We're all busy people with busy lives and this often impacts on our evening meals. The freezer might have some meat in it, but that will take too long to thaw and cook, right? So eating out, ordering takeaway or heating a prepackaged meal can become the quick fix. If this sounds all too familiar, meal planning can prevent it. Meal planning plays an important role in ensuring you and your family enjoy a healthy balanced diet. It also alleviates the daily stress of deciding what's for dinner, puts a stop to the constant trips to the shops and saves you money. We've developed a few tips to help you and your family (the kids will love to get involved) plan your meals and enjoy fresh, natural and healthy produce. 1) Sit down and work out what you would like your weekly plan to include in general terms. For example, each week would you like to have one stirfry meal, a pasta meal, a slow cooker/soup meal, a salad, steak or mince beef meal etc. This template will vary depending on how much meat you like to eat, your budget, household and likes/dislikes. 2) Think about maximising some cheaper cuts of meat, as well as treating yourself to some premium cuts. The slow cooker is a great way to turn things like lamb shoulder, gravy beef, osso bucco, chuck and ribs into family favourites. 3) Decide on a handful of dinners that your family will enjoy regularly. These can form the foundation of your meal plan and rotate onto your dinner table every week or two. You might decide on 10 dinners, for example, that you use once every two weeks. This would leave two dinners a week to add variety to your meal plan and try new recipes and flavours. 4) Once you've decided on the look and feel of your meal plan, considered how you might use different cuts to stretch your protein dollars and developed your core dinner recipes, it's time to buy what you need. With our online ordering and free home delivery service, we would encourage you to order on Wednesday nights for Friday/Saturday delivery. This allows you to pick up your fresh fruit and vegetables on Saturday morning and kick off your first dinner for the week that night. Nutrition Australia has some useful meal plan templates and recipes that might help you further here.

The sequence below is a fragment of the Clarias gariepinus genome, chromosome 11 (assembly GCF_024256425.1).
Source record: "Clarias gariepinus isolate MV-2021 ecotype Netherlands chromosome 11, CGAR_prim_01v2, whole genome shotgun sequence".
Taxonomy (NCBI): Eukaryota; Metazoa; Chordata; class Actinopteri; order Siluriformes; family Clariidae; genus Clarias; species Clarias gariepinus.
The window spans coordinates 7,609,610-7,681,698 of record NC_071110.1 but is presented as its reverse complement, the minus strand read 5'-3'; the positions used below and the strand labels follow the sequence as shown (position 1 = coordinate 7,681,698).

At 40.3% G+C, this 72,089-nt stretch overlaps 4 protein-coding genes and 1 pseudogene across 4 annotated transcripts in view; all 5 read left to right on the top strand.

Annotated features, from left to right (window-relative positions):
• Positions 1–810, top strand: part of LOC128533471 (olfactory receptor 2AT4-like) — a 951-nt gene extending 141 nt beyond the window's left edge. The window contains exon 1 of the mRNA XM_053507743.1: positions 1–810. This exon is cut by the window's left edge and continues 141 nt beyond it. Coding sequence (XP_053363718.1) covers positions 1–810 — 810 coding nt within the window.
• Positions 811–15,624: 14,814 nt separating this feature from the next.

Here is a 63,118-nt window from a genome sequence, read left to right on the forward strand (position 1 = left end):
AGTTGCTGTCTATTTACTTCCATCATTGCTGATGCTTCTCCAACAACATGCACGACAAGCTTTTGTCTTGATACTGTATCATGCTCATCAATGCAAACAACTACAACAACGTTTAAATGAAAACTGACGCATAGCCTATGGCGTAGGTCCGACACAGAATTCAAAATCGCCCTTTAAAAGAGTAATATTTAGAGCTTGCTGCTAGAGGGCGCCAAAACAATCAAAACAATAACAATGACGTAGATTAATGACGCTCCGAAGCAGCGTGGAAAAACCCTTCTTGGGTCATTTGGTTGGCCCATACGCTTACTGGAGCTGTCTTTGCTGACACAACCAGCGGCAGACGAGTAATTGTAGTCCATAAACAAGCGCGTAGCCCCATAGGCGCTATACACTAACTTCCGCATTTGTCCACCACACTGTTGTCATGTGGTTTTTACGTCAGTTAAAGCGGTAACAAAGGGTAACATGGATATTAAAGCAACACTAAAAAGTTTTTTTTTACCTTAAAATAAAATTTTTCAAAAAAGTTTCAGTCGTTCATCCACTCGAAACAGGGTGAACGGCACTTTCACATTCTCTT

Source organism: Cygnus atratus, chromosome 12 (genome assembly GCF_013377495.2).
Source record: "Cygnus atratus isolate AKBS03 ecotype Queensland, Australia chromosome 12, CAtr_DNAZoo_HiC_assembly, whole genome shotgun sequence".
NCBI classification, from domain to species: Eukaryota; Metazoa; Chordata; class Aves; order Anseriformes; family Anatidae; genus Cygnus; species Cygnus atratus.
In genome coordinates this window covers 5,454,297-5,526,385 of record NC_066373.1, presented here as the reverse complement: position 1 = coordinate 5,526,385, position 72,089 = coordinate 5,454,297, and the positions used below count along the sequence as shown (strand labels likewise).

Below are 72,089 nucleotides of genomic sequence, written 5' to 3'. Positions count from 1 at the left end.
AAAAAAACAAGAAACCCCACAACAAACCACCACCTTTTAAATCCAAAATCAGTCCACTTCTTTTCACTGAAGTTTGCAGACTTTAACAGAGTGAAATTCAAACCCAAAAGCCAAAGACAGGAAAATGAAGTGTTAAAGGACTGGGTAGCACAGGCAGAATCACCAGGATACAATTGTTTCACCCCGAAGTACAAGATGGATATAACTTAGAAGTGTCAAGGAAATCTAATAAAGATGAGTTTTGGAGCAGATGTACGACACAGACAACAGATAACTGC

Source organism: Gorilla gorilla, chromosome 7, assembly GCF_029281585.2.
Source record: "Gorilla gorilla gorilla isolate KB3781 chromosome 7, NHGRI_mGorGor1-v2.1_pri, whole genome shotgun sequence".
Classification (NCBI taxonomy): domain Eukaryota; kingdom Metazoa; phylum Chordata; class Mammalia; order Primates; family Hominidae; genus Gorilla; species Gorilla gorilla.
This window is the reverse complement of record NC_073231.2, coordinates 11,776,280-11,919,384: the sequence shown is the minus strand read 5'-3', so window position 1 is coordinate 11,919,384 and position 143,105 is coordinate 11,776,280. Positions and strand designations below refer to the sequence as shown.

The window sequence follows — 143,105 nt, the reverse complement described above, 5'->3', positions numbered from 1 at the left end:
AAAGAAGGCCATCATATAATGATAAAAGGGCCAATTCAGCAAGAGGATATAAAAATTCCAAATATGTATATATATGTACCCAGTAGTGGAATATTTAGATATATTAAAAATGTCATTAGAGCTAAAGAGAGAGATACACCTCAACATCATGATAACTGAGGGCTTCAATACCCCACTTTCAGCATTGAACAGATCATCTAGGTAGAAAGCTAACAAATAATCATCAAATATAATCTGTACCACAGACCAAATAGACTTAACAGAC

We're always pretty excited with the quality of our Koallah Farm beef, but we're extra excited this week with one of our newly bred lines reaching the processing weight. Traditionally, we've grown mostly Shorthorn Hereford Cross cattle at the farm, but in the past year we've begun crossing our Hereford Cross cows with Charolais bulls. Pictured are the first lot these 10 month-old Charolais Hereford Cross cattle ready for processing today. Our Simply Free Range moto is 'meat the way nature intended' and we mean every word of it. These beef cattle were bred naturally in their paddock, with their mothers covered by a bull. The mothers carried them in our paddocks at a ratio of one cow and one calf to three acres. In addition to pasture, the cattle receive hay and silage harvested from our properties. When calving time approaches, our cows are checked at 5.30am, midday, at 5pm and again at 10pm. If we need to render assistance with a calving we do, but in the vast majority of cases the calves are born naturally in their paddocks. The first 24 hours are very important for a calf, which needs a good feed of its mother's colostrum. Colostrum contains important antibodies which protect the calf from disease. While some farmers intervene in this process, we leave it to nature and the success rate is excellent. After about three weeks the calves will begin to eat grass from the paddocks and hay and silage when they want to. They remain with their mother and drink from her right through to processing. The cattle pictured here, for processing today, fed from their mothers until yesterday. Sometimes seasonal conditions can make it very difficult to grow beef cattle to the standard our customers deserve. If necessary, we can now supplement their feed with a specially designed pellet that meets pasture-fed certification guidelines. These animals didn't require it and reached our target 420kg weight on their mother's milk, pasture and fodder alone. These cattle were separated from their mothers late yesterday and travelled less than 2km to our on-farm boutique abattoir at Koallah Farm. They spent last night together in a large soft floor pen. Cattle that spend nights on concrete can become stressed and get quite sore hooves and legs which can impact meat tenderness. They were handled respectfully and processed by our own staff in our accredited facility at 6am this morning. The carcasses will be aged for about 10 days before being butchered for online orders and our shops in Mt Waverley and Rosanna. Incidentally, their mothers are already about seven months pregnant with their next calf. They now dry off naturally and have two months to put all their energy into the health of their new calf before it is born and the process starts again. So that's what we mean when we talk about pasture fed, free range beef. To us it means no antibiotics, no added hormones and plenty of wide open space where nature can take its course.